Opinion
Paul Eagland 8 Jan 2019 01:42pm

What to expect in 2019 - Paul Eagland

“New year, new me” - love or loathe the phrase, it’s certainly relevant to the audit market as we enter 2019, with so much change expected

Making predictions is a risky business at the best of times but with regulatory, political and economic uncertainty dominating the market, it seems particularly hazardous this year.

That said, I will go with the New Year spirit and make my predictions.

Audit reform

Audit will continue to be heavily scrutinised in the media with four reviews taking place. As the year progresses I think the outcomes of these reviews will begin to synchronise and combine so that a full and rounded picture of the new audit market emerges. Audit plays a vital role in ensuring trust and confidence in business. It oils the wheels of capital markets and the wider economy.

Of the 80 current FTSE 350 businesses that have changed auditor over the last two years only one has moved away from the Big Four. This year, we will see these companies and their audit committees try to get ahead of the reforms and be more open to considering auditors outside of them.

As the various reviews of audit and regulatory reform conclude, I believe that these will lead on to a wider debate regarding how capitalism should function in a modern global economy, in particular how the interests of various stakeholders in 'public interest entities' (ranging from investors, management, employees, pension trustees, customers through to the government, regulators, auditors and other professional advisers to those entities) should be balanced.

For example should a public interest entity be able to simply pay a dividend by reference to its accounting reserves when it is clear that the pension fund responsible for the pensions of its employees is in deficit?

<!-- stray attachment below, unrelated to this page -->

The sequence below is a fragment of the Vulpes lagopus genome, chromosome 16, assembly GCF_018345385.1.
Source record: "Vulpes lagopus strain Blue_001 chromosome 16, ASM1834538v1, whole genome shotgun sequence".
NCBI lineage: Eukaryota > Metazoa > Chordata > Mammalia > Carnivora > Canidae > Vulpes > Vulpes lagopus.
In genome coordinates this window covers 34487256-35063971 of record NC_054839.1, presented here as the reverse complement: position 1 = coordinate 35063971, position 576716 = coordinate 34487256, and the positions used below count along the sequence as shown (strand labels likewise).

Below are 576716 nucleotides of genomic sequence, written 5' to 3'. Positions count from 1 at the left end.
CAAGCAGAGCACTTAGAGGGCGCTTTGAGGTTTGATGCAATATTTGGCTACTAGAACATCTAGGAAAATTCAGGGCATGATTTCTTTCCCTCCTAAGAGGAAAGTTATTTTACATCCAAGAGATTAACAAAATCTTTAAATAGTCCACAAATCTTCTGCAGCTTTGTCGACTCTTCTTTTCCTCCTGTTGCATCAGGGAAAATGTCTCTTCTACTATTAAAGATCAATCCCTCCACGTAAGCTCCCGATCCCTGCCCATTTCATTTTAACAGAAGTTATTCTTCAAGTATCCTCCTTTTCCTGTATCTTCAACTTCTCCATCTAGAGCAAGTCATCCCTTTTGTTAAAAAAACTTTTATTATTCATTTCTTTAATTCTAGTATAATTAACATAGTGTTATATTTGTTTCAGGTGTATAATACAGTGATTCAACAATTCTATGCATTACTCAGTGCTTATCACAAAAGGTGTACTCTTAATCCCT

Brexit and investment

Brexit will inevitably cast its long shadow over the economy and the next few months will be fascinating from a political point of view. With so much political debate on the subject, it is likely that businesses will continue to voice concern on what the agreed Brexit deal will mean for them in the long-run.

BDO’s client heartland has always been what we call the UK economic engine: the mid-sized entrepreneurially spirited businesses that power our economy. These businesses (typically AIM listed, privately-owned mid-market or private equity backed) will continue to invest despite the uncertainty. Investment and being fleet of foot is in their DNA.

While Brexit will undoubtedly throw up challenges, I predict these businesses having the commercial savvy to go from strength to strength and see change as an opportunity.

We are also likely to see further investment in regions outside of London and the South East. The Northern Powerhouse and Midlands Engine are becoming entities in their own right.

We have recently seen HSBC and Channel 4 make the decision to relocate its headquarters to Birmingham and Leeds respectively, and with projects such as HS2 and the Northern Powerhouse Rail in the pipeline, the Government are likely to continue to support investment in these areas and we may see more large firms make similar moves.

The impact of technology on skills

We often associate the so-called ‘skills gap’ with sectors such as manufacturing, construction and more recently, technology. But auditors and the accountancy profession as a whole are likely to experience skills challenges as technology continues to disrupt the way we live and work.

However, with technology playing an ever-increasing role in our day to day lives we need to ensure that the next generation of accountants and advisers are equipped with not only the traditional skills but also the ability to adapt and change with new technology, and think more innovatively than ever before.

Universities, colleges and schools must continue to work closely with business, and adapt to their needs, to play their role in developing the workforce of tomorrow.

Paul Eagland, BDO’s managing partner

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